Ballard recalls going 0-for-0 on opening day in 1996. He walked four straight times.
Then there was an early-season speeding ticket.
“Just being young and stupid, but it actually motivated me,” Ballard said. “That ticket made me re-focus.”
Then Ballard got dialed in.
“In the Easter Tournament (the Cliff Peeler Baseball Classic), I hit a little popup in foul territory, but it had just started raining, and the catcher dropped it,” Ballard said. “I got a second chance, and the next pitch, I hit a three-run homer. Things like that happened for me. Everything fell into place for a magical season.”
Ballard’s approach was simple. Hit the first fastball. Most high school pitchers couldn’t get ahead of him with a breaking ball. Most tried to hit a corner with a fastball on the first pitch.
“Inside or outside, I didn’t care,” Ballard said. “If it was a first-pitch fastball, I was swinging.”
Ballard got hot and stayed hot, but there still wasn’t much pitching around him.
South had a loaded lineup, an experienced group of seniors, backed up by juniors, who had been undefeated as jayvee sophomores. Center fielder Kevin Sides and shortstop Nick Farmer normally hit in front of Ballard and had speed. Cleanup man Kevin Deal, the third baseman, hit behind Ballard and led the county in RBIs with 37. Deal walloped two grand slams in one week.
The 1-2 pitching punch was Clint Gryder (10-0, 1.74 ERA, 85 strikeouts) and Chad Austin. Austin finished 8-2, but he also was undefeated until late in the season. He had a 1.57 ERA and 95 strikeouts.
When South swept a doubleheader from Davie — 10-4 and 8-5 — the Raiders got a homer and an avalanche of hits from Ballard. That clinched a tie for South’s first conference championship since moving up to the 4A ranks in 1985.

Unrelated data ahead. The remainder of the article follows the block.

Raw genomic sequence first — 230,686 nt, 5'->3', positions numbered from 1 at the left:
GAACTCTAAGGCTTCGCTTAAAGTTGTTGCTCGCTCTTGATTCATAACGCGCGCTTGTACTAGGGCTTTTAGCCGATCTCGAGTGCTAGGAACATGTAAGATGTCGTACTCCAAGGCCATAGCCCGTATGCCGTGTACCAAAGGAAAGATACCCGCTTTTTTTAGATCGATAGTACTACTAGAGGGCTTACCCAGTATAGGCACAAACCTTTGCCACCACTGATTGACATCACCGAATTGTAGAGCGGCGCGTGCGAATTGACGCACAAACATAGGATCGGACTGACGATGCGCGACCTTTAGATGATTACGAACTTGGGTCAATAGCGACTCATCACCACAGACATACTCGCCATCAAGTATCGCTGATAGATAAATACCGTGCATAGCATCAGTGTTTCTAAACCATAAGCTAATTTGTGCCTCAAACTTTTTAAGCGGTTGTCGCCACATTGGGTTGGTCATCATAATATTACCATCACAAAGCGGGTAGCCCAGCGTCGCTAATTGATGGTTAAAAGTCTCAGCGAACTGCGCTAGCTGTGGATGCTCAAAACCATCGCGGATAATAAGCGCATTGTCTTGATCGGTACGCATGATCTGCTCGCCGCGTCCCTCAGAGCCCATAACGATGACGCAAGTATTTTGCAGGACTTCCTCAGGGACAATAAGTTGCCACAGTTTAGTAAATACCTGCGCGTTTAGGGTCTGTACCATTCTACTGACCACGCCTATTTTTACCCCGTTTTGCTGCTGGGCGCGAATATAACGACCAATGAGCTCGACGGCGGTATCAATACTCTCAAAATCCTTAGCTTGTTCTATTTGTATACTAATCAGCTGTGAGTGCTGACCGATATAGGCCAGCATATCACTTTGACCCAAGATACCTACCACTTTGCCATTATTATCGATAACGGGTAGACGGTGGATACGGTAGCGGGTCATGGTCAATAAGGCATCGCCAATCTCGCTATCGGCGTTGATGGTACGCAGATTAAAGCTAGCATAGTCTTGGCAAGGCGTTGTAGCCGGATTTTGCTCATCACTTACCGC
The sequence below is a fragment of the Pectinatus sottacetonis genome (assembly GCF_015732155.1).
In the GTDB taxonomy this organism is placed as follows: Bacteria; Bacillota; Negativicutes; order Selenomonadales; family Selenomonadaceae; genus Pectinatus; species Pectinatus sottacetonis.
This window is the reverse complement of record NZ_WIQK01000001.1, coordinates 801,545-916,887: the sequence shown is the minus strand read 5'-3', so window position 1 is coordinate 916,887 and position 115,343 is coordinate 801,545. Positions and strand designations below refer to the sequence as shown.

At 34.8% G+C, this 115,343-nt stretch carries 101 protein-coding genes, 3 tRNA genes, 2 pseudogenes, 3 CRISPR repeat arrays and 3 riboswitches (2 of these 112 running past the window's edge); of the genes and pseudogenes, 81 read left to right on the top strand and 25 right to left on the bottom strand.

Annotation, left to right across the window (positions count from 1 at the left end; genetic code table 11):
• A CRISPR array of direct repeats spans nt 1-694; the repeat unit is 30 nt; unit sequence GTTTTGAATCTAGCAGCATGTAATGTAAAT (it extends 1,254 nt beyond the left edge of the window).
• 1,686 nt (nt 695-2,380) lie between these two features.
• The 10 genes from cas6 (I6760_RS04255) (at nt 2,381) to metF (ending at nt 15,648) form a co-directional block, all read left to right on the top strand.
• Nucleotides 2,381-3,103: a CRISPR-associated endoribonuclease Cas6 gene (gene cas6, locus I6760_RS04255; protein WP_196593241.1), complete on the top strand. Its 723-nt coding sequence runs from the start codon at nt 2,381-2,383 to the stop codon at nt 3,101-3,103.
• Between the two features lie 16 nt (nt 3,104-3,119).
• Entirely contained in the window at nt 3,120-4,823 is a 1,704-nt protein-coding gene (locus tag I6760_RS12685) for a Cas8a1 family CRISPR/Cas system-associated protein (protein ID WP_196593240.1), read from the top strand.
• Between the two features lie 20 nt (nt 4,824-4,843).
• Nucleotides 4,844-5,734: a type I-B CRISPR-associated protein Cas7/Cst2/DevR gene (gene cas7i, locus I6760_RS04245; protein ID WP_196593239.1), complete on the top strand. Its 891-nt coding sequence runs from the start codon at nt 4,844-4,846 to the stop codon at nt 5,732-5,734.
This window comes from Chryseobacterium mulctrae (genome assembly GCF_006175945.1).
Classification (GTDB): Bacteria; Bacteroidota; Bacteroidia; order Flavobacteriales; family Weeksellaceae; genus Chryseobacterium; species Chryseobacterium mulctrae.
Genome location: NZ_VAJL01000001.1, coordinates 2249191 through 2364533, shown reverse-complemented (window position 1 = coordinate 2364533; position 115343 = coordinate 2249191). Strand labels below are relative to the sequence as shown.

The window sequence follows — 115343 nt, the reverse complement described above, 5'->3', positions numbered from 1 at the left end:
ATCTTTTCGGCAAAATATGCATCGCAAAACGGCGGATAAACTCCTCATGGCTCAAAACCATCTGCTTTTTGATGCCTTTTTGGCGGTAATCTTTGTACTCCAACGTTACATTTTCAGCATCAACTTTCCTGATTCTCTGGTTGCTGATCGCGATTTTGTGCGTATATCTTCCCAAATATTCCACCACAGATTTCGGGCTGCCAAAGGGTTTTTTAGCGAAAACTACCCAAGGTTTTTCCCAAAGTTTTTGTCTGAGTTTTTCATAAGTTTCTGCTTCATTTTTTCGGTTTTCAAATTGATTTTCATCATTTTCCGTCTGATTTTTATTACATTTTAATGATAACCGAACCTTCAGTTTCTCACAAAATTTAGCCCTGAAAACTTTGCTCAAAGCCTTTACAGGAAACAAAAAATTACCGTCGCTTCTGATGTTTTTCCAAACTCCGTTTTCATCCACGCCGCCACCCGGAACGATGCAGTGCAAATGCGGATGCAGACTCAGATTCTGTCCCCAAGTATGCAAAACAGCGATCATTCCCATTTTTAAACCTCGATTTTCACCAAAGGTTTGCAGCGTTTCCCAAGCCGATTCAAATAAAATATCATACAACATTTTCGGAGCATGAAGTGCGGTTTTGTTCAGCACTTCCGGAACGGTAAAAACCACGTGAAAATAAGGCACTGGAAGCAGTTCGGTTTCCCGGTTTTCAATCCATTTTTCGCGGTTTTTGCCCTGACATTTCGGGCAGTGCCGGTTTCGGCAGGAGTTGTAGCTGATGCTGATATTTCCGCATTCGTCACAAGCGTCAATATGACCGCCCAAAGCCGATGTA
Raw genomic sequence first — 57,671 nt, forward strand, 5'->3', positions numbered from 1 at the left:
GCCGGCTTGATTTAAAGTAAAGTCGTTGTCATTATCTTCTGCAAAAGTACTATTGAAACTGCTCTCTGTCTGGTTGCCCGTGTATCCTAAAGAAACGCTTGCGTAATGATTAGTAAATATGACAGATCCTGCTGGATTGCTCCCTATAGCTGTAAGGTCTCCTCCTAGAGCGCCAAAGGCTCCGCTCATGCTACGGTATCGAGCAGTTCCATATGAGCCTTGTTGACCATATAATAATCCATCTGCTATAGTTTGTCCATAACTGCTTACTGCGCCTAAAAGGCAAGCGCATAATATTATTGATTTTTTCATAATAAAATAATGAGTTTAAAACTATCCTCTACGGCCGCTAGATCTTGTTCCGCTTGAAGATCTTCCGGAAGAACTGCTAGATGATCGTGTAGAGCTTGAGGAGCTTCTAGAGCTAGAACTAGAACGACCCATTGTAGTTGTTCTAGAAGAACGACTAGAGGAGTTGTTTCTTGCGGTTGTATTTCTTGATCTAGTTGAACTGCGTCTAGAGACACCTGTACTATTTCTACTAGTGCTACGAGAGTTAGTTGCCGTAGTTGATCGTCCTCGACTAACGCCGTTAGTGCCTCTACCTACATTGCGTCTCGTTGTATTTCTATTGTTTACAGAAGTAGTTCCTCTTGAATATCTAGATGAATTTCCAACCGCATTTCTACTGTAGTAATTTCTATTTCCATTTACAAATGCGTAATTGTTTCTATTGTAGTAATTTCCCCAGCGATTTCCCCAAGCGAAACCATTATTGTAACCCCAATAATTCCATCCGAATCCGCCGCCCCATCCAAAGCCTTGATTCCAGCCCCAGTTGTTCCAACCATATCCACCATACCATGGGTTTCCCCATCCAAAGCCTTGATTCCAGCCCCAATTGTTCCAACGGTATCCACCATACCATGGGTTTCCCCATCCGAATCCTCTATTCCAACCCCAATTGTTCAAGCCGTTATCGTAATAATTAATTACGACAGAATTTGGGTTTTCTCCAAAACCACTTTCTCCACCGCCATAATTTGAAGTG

South clinched the outright CPC title by destroying North Davidson, 15-1.
At that point, South was 21-1 and had won 16 games in a row.
A loss to Mount Tabor ended the regular season and the winning streak.
South’s 22nd win, to break the school record, came in the CPC semifinals. That was a 10-4 victory over West Forsyth. Ballard went 3-for-3 with two doubles, as his average climbed above .500.
South lost again to Mount Tabor in tournament final. Mount Tabor’s ace pitcher Curtis Moncus, who would go on to be a strong two-way player for UNC Asheville, usually gave South trouble.
South’s playoff appearances were bizarre. Both of South’s playoff games were two-day soap operas — one suspended by a power failure, the other by lightning.
South pulled out a slugfest in the first one.
South didn’t win the second one. After a lightning suspension on a Friday with a 3-all score with Grimsley, the teams returned to the South field on Saturday morning at 11 a.m. Grimsley won 8-5. South had the bases loaded in the seventh, but couldn’t get the hit it needed. The season was over at 23-4. Ballard finished at .507.